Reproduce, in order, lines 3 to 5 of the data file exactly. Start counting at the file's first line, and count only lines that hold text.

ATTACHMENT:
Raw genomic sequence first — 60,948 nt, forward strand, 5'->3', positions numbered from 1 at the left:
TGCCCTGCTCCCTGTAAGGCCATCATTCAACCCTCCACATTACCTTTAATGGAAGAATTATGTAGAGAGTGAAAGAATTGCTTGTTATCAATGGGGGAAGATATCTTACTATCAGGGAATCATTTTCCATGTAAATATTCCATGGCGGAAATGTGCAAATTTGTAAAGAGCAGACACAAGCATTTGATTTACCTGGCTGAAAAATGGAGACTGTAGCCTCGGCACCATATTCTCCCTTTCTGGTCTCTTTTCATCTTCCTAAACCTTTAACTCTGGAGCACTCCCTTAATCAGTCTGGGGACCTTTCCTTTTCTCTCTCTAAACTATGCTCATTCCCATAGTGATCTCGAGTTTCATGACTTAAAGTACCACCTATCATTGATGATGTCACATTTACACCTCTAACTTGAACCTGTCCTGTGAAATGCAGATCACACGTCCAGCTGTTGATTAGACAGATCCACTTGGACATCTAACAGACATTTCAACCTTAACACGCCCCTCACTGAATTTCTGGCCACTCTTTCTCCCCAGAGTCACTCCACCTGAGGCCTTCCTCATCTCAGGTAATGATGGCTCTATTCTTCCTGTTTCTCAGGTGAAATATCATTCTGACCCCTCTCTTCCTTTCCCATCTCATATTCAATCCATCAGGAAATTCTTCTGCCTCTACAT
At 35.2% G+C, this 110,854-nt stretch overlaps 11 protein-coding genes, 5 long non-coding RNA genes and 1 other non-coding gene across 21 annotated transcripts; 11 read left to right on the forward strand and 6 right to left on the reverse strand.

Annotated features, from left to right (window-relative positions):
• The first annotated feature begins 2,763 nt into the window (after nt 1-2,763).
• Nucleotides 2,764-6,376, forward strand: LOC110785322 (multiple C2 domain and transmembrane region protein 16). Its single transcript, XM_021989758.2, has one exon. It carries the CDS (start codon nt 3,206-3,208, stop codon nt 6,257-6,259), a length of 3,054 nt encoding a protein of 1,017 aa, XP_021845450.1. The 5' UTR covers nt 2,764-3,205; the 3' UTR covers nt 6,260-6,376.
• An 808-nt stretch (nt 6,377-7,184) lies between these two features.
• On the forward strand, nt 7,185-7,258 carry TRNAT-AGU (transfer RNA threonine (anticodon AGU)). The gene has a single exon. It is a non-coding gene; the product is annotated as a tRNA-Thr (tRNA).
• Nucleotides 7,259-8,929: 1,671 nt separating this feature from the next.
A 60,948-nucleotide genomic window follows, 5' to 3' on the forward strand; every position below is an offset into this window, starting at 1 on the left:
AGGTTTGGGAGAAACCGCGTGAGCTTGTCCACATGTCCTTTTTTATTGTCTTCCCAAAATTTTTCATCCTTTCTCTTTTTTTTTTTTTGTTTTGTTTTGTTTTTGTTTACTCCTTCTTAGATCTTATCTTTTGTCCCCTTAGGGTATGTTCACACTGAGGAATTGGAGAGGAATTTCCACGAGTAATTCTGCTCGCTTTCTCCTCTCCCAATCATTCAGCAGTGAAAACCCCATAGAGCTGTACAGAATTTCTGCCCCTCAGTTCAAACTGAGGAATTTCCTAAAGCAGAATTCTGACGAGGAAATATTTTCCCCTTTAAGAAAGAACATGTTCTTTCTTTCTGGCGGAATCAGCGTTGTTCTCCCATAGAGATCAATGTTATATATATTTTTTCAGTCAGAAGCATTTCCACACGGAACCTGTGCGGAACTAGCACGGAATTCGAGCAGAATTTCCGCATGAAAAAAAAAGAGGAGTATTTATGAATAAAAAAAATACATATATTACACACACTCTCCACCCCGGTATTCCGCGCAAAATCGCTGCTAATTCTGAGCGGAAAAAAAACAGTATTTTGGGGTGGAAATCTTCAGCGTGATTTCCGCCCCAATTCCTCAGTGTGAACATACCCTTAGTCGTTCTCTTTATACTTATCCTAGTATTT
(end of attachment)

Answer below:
At 35.2% G+C, this 110,854-nt stretch overlaps 11 protein-coding genes, 5 long non-coding RNA genes and 1 other non-coding gene across 21 annotated transcripts; 11 read left to right on the forward strand and 6 right to left on the reverse strand.

Annotated features, from left to right (window-relative positions):
• The first annotated feature begins 2,763 nt into the window (after nt 1-2,763).